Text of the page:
On remand, the administrative law judge reviewed the vocational evidence of record and found that employer failed to meet its burden of establishing the availability of suitable alternate employment prior to November 1993. Accordingly, he reaffirmed his previous award. Employer again appeals, arguing that the administrative law judge erred in failing to find that it established the availability of suitable alternate employment as of October 24, 1990. Claimant responds, urging affirmance.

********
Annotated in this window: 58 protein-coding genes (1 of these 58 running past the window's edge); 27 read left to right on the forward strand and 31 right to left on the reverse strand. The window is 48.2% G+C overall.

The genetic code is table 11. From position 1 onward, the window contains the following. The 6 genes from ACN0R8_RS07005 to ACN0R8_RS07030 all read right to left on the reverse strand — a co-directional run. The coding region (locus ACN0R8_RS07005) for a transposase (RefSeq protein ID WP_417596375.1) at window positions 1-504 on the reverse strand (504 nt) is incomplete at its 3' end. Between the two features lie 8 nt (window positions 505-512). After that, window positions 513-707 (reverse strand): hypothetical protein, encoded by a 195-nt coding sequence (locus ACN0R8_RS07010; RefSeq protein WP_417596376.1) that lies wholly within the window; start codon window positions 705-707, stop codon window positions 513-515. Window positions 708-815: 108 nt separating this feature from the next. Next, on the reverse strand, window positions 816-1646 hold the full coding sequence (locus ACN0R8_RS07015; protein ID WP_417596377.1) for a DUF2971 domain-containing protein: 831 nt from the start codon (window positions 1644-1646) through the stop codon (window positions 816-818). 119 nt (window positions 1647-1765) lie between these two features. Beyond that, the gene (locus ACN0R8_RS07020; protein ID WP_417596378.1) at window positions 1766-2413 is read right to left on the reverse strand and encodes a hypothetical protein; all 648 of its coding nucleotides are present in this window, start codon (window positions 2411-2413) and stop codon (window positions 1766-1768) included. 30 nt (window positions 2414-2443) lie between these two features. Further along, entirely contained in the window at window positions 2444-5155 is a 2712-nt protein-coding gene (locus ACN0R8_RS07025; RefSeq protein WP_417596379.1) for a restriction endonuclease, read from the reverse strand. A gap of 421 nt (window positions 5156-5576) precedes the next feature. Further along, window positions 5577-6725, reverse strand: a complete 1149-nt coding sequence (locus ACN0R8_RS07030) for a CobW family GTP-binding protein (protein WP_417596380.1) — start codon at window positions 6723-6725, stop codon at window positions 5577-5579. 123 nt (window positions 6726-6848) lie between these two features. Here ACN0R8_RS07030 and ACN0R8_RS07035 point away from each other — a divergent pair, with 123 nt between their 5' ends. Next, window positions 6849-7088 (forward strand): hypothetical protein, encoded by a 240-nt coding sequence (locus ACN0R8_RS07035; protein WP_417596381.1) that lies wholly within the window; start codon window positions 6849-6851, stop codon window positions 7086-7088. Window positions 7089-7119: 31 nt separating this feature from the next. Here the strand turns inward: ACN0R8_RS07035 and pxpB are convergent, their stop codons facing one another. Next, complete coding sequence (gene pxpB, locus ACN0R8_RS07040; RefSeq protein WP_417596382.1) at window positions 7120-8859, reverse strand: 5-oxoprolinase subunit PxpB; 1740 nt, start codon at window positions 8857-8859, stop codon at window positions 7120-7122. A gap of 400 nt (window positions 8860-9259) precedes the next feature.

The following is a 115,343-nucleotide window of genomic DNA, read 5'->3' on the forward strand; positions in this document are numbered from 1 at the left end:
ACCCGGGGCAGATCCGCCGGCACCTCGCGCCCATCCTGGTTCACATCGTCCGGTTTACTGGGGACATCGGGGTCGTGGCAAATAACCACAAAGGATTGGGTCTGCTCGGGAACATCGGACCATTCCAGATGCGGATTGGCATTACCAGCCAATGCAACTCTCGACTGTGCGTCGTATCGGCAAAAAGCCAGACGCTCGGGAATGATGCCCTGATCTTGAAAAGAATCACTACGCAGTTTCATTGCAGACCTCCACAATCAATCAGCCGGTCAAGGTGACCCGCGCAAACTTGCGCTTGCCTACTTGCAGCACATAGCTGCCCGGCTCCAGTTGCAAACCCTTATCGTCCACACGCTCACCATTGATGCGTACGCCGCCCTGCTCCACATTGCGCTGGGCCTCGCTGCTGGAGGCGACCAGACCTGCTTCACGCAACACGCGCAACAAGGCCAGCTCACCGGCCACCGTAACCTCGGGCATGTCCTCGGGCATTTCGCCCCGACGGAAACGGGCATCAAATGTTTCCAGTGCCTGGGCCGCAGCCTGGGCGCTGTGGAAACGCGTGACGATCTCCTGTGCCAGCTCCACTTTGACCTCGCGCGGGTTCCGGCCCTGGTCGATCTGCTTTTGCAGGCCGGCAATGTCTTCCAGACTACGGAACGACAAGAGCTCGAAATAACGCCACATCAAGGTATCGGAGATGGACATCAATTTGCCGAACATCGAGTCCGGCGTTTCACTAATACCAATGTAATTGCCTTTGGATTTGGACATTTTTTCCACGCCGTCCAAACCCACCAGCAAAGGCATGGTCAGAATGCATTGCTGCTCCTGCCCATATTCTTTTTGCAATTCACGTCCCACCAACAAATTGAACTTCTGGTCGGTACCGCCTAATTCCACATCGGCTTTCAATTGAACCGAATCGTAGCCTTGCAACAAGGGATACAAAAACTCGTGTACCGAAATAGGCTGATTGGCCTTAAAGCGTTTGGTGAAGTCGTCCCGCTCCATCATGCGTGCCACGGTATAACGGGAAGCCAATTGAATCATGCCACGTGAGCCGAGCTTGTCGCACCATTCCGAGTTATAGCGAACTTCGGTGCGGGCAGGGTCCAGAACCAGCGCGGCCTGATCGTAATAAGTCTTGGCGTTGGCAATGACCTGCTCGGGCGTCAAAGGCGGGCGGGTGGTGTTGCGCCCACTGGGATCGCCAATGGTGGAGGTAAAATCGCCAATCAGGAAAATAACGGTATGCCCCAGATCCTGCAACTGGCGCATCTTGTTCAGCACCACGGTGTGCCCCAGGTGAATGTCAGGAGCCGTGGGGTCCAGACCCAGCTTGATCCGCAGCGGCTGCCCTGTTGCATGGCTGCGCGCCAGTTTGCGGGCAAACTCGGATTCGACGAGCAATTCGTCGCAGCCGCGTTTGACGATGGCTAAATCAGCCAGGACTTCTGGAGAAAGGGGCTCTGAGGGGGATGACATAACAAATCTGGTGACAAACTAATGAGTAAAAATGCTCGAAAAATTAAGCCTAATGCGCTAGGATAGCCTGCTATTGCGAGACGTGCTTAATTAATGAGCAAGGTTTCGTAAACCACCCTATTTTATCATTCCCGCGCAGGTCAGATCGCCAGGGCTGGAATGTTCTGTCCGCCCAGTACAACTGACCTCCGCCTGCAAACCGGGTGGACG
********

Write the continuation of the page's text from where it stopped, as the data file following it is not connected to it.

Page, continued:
Employer contends that the administrative law judge erred in finding that it failed to establish the availability of suitable alternate employment prior to November 1993. Once, as here, claimant establishes that he is unable to perform his usual employment, the burden shifts to employer to demonstrate the availability of suitable alternate employment. In order to meet this burden, employer must show the realistic availability of a range of job opportunities within the geographic area where claimant resides, which claimant, by virtue of his age, education, work experience and physical restrictions is capable of performing. 1 See Universal Maritime Corp. v. Moore, 126 F.3d 256, 31 BRBS 119(CRT) (4 th Cir. 1997); Lentz v. Cottman Co., 852 F.2d 129, 21 BRBS 109(CRT) (4 th Cir. 1988); Trans-State Dredging v. Benefits Review Board, 731 F.2d 199, 16 BRBS 74(CRT) (4 th Cir. 1984). Employer may rely on a retrospective labor market survey if the jobs identified were available during the "critical period" during which claimant was able to work. See Newport News Shipbuilding & Dry Dock Co. v. Tann, 841 F.2d 540, 21 BRBS 10(CRT)(4 th Cir. 1988); see also Stevens v. Director, OWCP, 909 F.2d 1256, 23 BRBS 89(CRT) (9 th Cir. 1990), cert. denied, 498 U.S. 1073 (1991). Claimant's entitlement to total disability benefits ends as of the date suitable alternate employment is established. Palombo v. Director, OWCP, 937 F.2d 70, 25 BRBS 1(CRT) (2 d Cir. 1991).